Futurama Comic Review

Futurama Comics #1

Title: Episode 1: Monkey Sea, Monkey Doom!

Writer: Eric Rogers, with Bill Morrison

Art: James Lloyd, Steve Steere Jr.

Okay, with the release of Futurama Comics in New Zealand, I decided to pick up a copy. And since I already review Simpsons Comics for another site, The Springfield Files, I might as well review Futurama Comics for The Leela Zone, too. Roll review:

The basic premise is that, while digging a large hole to hide one of Professor Farnsworth's inventions that he's hiding from the police, Fry, Bender and Leela find a time capsule from the 20th Century. This capsule has loads of old junk in it, and Fry, seeing this, begins to miss all the things he used to have. While reading an old comic, he finds an ad for some sea monkeys, and purchases some from an old store that sells 20th Century stuff. Unfortunately, the sea monkeys don't impress his friends as much as he wanted them to; at least not until they come into contact with the professor's gamma radiation, and begin to grow, and grow, AND GROW!

Now, when compared to the Futurama television show, this issue is very much like it. The story is typical of Futurama's quirky style, and all the characters act exactly how they should. Simpsons Comics didn't quite hit its stride in its first issue, but Futurama Comics #1 does. The story is both interesting and funny, with some classic Bender lines and hilarious Zoidberg moments. Also, it doesn't just focus on laughs. While Bender and Zoidberg provide much of the humour, Fry provides a little bit of emotion. You can't help but feel sorry for him. It's not as emotional as episodes like Luck of the Fryish and Parasites Lost, but there's still a good amount in there. This story is primarily an action one though, particularly towards the end when we see the giant mutated sea monkeys attacking New New York in Godzilla fashion. All the while, humour doesn't wane either, with Zoidberg making the sea monkey's his new friends being a highlight.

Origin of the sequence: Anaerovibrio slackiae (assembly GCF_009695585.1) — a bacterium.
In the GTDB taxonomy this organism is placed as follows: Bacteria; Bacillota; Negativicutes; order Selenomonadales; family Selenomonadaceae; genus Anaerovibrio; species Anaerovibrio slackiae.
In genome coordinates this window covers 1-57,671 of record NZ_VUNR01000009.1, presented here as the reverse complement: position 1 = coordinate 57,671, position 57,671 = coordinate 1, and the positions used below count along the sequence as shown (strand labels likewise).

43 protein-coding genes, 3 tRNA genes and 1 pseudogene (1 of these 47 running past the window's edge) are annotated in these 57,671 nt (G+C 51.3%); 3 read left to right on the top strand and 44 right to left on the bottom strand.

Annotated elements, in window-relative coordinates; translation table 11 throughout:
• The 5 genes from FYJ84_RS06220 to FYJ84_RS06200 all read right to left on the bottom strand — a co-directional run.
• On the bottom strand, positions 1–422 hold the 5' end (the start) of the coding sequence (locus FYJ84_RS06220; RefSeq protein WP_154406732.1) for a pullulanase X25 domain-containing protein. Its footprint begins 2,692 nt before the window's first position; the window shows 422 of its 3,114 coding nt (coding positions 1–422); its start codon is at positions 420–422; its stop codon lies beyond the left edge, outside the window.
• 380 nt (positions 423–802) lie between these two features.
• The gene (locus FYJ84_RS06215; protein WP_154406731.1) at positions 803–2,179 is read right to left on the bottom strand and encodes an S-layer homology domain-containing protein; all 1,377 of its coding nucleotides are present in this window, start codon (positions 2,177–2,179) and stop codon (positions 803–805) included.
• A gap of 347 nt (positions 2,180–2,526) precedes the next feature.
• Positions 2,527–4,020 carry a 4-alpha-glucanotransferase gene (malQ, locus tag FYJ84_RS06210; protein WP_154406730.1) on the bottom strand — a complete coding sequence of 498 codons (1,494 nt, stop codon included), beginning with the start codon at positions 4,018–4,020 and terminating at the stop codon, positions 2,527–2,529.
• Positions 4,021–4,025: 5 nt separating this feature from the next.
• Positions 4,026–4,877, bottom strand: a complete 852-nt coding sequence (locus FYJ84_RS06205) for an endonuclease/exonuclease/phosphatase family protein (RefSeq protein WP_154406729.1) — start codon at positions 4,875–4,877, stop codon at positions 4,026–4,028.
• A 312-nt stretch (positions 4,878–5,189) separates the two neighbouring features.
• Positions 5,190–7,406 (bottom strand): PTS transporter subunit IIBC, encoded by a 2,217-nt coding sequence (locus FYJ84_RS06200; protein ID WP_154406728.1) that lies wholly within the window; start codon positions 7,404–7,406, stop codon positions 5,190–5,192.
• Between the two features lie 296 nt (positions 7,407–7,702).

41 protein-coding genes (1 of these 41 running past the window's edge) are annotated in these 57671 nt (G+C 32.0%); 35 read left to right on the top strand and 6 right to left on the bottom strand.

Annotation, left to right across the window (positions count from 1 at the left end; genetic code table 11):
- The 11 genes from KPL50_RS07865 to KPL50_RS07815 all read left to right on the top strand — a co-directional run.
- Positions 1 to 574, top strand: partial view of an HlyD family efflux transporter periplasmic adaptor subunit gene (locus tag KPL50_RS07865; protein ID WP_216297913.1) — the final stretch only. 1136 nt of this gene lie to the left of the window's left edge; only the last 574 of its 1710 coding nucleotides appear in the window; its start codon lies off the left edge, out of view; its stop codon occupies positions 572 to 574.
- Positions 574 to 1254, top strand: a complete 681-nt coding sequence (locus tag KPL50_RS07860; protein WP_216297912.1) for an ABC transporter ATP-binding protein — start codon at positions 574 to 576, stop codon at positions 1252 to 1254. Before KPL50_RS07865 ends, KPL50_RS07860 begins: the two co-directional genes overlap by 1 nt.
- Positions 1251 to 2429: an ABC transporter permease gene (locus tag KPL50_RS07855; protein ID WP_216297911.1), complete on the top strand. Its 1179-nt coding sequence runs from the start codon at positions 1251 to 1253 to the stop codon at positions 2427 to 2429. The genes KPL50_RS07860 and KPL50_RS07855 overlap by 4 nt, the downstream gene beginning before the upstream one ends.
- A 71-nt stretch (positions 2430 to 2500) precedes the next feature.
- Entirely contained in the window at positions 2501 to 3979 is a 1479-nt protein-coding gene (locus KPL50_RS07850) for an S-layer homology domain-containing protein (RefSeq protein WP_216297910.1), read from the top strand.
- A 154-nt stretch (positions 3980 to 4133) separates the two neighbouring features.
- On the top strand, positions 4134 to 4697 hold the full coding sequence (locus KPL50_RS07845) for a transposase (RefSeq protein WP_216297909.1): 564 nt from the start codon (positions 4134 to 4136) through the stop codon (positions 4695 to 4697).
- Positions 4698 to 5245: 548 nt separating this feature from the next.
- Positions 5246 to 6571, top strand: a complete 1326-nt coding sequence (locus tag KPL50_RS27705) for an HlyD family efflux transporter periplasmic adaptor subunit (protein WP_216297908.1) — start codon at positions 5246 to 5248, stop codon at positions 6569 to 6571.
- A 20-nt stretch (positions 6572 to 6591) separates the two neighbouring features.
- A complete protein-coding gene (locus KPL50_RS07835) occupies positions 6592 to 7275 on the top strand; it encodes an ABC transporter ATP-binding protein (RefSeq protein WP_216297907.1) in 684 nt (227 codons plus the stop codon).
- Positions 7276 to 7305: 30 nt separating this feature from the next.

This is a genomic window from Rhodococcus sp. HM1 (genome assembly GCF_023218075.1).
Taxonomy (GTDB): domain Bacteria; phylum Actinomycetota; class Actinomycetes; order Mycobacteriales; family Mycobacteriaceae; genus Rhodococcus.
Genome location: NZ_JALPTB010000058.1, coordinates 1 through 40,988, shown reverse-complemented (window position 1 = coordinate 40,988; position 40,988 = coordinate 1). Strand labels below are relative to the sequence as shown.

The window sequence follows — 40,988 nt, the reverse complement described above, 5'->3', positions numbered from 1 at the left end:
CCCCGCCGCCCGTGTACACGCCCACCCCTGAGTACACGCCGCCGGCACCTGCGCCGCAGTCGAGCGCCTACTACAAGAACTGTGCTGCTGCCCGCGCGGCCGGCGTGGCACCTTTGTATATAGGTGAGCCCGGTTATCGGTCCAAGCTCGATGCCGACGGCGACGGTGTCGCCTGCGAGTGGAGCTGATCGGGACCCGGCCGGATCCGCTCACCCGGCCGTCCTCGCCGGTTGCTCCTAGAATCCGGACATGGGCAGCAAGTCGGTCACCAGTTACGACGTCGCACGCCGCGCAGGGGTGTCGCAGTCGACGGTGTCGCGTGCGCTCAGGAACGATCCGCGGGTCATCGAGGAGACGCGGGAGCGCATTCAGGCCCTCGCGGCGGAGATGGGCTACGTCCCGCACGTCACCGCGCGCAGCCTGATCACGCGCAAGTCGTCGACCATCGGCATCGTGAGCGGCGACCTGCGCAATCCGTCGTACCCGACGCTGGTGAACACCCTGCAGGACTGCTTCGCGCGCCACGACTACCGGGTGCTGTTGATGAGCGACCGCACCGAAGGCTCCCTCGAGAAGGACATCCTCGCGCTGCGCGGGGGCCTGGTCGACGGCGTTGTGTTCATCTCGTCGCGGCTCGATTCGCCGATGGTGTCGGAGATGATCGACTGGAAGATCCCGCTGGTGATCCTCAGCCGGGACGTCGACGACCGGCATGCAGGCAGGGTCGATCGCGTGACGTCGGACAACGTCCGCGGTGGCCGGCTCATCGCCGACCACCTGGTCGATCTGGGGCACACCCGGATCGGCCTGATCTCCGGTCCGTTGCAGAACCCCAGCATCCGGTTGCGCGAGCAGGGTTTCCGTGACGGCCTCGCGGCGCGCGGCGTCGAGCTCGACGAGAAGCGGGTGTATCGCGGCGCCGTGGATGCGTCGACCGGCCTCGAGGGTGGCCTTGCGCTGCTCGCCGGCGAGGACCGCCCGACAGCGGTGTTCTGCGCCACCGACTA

Moving along, the art is very, very good, I must say. Apart from the fact that Fry and Amy's skin is toned a tad too dark, the colours are very well done, and they fit in nicely with the show. What's even more impressive is the detail, and amount of it. While Simpsons Comics tend to be a tad sparse most of the time, this issue has the panels and pages filled to the brim with action; you can almost see the scenes moving. I suppose the best word to describe it is "busy", which fits in well with the show. Let's face it, NNYC is a fast-paced, bustling metropolis, and to see a street scene or shot outside the Planet Express building filled with flying cars and spaceships, and aliens, robots and strange people is very fitting. Kudos to the artists, they've done an excellent job. Also, the sea monkeys ad in the comic Fry sees is a brilliantly reconstructed drawing of the real ad that appeared in '70s comics. I should know, I have some old comics that belonged to my older brother with that very ad in them. Overall, I think the art has impressed me the most.

To summarise, a brilliant start to the series, a series I hope lasts a long time, and I hope continues to put out quality stories. In fact, I can honestly say that I found this far better than most Simpsons Comics. It ties in excellently with the TV show, is funny, has a good story, portrays the characters brilliantly, and has fantastic art. Also included is a two-page piece called "The Fry That Time Forgot" that contains some character design drawings of Fry that Matt Groening and several artists did while designing Fry. This is a piece of literature that every Futurama fan should own, you won't regret purchasing it, trust me.

Most Memorable Moment: So hard to choose, it's all good stuff. Probably Zoidberg threatening to go on a hunger strike.

Worst Moment: None. Flawless issue!

Story: 4/5
Art: 5/5
Jokes: 4/5
Originality: 4/5
Character: 5/5

Overall: A

Kenneth White